Sunday, March 19, 2023
HomeCampus VoiceCheetas in Kuno is India's vanity project. But there's a major problem

Cheetas in Kuno is India’s vanity project. But there’s a major problem

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Indian news, for the last few days, has been awash with celebrations welcoming its new guests, the African Cheetahs, at the Kuno National Park. The ‘cheetah reintroduction’ project is in line with the philosophy of the Bharatiya Janata Party (BJP) to reclaim India’s past. The charismatic big cat was found in several parts of India before 1952, including Madhya Pradesh, Rajasthan, Andhra Pradesh, and Gujarat, through the species was slightly different from the cheetahs that arrived as part of Project Cheetah. The project makes a huge stride in rekindling India’s enthusiasm for conservation. If this reintroduction project becomes successful, it will bring large-scale transformations in our conservation efforts. The dwindling grasslands of India will also get a boost with the reintroduction of the cheetahs, as they are a keystone species of the savanna habitat.

But the project doesn’t reintroduce the subspecies that was naturally found in India. The African Cheetah (Acinonyx jubatus jubatus) being introduced to a habitat that was once dominated by the Asiatic Cheetah (Acinonyx jubatus venaticus) is quite unnatural. Nature provides a slow translocation of species across the earth. All humans tracing their origins from Africa who migrated over several tens of thousands of years is in huge contrast with all the future cheetahs of India tracing their origins to African Cheetahs, which have been translocated artificially in just over 10 hours. The very idea of such an intervention to turn the wheel of time to the pre-1952 era is worrying. It is true that the cheetahs became extinct in India through human activities like taming and hunting. But it is also true that the grassland habitat as well as the climate of India, which supported the cheetah population earlier, have undergone several changes over the past few decades. Hence, the reintroduction of these animals into the changed habitat at such a scale is unprecedented and may have some unknown consequences as well.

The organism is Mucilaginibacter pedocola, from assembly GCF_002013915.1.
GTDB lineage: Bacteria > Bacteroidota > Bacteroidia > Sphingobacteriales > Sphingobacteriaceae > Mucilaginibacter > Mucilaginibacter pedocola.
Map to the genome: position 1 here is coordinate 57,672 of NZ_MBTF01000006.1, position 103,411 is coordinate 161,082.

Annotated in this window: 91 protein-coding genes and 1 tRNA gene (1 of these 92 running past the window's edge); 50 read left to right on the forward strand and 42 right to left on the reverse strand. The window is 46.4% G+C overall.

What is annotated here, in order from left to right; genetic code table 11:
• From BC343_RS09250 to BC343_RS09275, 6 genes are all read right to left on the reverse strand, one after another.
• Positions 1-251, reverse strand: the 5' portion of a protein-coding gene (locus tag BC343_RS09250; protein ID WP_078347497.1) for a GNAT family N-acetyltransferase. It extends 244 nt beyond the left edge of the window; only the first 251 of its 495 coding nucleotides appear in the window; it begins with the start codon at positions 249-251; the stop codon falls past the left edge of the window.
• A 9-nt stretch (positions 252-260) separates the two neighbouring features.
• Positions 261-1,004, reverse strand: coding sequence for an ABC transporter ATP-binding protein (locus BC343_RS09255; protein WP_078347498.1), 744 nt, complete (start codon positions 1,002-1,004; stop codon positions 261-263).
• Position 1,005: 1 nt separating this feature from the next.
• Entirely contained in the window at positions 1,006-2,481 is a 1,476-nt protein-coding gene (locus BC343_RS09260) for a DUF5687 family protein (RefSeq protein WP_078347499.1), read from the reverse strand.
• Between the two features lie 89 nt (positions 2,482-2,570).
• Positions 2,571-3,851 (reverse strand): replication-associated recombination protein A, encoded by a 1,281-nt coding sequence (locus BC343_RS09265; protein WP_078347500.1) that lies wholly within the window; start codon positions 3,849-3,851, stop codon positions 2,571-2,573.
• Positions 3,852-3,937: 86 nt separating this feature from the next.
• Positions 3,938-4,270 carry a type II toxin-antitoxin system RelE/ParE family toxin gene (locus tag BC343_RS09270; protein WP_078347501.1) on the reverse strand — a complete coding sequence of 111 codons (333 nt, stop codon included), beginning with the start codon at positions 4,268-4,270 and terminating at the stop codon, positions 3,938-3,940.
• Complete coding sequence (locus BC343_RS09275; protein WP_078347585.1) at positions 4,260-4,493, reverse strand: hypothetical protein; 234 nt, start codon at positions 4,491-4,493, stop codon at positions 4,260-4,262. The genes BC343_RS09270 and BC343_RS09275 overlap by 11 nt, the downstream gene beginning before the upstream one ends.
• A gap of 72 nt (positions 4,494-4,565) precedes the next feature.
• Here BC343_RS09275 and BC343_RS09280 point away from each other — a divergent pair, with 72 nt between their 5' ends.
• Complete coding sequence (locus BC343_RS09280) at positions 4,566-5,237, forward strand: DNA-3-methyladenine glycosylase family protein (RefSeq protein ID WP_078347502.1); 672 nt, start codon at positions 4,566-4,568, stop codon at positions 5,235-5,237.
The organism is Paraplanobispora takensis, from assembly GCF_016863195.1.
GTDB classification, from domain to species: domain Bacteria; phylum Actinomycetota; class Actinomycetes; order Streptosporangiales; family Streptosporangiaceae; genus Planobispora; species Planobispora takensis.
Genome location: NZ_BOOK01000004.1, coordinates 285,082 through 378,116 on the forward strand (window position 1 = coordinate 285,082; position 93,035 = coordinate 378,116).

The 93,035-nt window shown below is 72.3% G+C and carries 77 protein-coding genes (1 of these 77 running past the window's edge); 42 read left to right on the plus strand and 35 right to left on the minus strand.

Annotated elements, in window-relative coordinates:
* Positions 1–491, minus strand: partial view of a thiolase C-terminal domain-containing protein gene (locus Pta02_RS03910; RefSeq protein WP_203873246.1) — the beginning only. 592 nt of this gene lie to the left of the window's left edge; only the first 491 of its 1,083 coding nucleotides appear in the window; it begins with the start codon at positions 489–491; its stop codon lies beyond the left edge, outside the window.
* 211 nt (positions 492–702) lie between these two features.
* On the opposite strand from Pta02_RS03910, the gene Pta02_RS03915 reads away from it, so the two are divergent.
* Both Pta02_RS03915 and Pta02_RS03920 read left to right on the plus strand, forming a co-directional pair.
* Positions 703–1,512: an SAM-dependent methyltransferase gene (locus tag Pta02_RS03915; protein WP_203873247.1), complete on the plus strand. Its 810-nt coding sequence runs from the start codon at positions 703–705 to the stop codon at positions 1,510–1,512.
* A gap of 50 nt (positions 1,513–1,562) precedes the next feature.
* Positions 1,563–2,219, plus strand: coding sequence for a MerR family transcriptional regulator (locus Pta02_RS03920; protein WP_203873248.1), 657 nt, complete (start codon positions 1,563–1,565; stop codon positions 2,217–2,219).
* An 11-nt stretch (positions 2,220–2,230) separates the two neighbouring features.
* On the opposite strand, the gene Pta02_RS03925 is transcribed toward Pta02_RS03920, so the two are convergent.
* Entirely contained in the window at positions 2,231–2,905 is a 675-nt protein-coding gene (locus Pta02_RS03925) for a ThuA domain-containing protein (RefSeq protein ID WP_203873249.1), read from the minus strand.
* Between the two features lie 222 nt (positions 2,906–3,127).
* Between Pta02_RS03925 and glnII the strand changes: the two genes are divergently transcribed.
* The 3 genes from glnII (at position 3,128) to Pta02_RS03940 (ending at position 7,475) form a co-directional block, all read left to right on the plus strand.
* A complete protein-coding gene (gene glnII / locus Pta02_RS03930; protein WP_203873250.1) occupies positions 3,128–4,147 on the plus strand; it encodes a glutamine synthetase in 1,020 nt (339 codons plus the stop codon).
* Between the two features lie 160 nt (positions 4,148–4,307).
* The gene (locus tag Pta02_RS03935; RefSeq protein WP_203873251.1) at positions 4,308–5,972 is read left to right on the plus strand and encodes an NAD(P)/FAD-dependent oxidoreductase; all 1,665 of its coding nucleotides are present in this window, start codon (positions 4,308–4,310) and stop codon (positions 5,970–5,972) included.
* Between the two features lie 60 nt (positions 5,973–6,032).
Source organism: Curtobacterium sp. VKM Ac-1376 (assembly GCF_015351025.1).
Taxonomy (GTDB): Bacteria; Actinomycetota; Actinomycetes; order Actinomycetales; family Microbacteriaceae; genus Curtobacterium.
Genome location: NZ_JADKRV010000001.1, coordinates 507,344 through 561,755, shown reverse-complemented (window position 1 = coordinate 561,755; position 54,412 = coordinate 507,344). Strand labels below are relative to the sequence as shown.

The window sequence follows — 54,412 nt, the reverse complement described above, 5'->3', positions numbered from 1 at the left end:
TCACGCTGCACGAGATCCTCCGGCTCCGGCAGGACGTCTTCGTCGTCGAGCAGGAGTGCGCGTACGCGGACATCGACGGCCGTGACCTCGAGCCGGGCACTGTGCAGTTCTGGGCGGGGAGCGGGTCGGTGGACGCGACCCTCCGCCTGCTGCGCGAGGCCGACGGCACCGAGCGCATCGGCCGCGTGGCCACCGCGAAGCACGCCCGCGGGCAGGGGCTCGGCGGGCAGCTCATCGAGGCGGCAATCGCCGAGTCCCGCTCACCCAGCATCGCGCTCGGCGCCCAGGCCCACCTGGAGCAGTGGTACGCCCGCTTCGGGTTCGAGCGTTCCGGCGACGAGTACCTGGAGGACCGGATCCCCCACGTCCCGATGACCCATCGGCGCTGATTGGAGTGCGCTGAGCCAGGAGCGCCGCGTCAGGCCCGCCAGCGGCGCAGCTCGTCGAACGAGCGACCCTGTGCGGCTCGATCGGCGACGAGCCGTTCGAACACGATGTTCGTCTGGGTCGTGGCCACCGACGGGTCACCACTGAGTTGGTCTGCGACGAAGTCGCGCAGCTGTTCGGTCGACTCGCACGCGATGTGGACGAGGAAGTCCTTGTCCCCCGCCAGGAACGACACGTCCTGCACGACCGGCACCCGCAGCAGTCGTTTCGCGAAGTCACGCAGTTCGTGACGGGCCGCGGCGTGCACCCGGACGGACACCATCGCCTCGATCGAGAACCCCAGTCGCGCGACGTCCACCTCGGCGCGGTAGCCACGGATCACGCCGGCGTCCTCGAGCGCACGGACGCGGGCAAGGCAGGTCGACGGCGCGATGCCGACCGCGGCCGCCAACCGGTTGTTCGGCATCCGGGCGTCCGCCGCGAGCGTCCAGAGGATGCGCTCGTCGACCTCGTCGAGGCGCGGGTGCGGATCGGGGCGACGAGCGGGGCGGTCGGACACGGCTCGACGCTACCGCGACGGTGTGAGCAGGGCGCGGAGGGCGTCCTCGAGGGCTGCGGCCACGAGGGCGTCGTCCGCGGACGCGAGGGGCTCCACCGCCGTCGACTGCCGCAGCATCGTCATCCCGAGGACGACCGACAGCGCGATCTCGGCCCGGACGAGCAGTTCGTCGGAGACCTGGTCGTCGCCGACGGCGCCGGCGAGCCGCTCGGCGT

Conservation of habitats and other species

According to the Ministry of Earth Sciences, the average temperature of India has risen by around 0.7 degrees celsius over the last 100 years. Between 2005 and 2015, 31 per cent of the grasslands of India have been lost. Lately, several of the species that constitute prey for cheetahs have found their names in the list of endangered species, including the Caracal and the Great Indian Bustard. Both are enlisted in the ‘Species Recovery Programme’ by the National Board of Wildlife. The Great Indian Bustard is endemic to India and is feared to follow the Dodo track of extinction with less than 100 of these magnificent birds remaining in the wild. Despite the Supreme Court firmly ordering the Rajasthan and the Gujarat governments to lay underground wiring of high-tension cables in the habitats belonging to the Great Indian Bustard, both the state governments have hardly taken any action citing the lack of funds and adverse impact on the renewable energy efforts of India.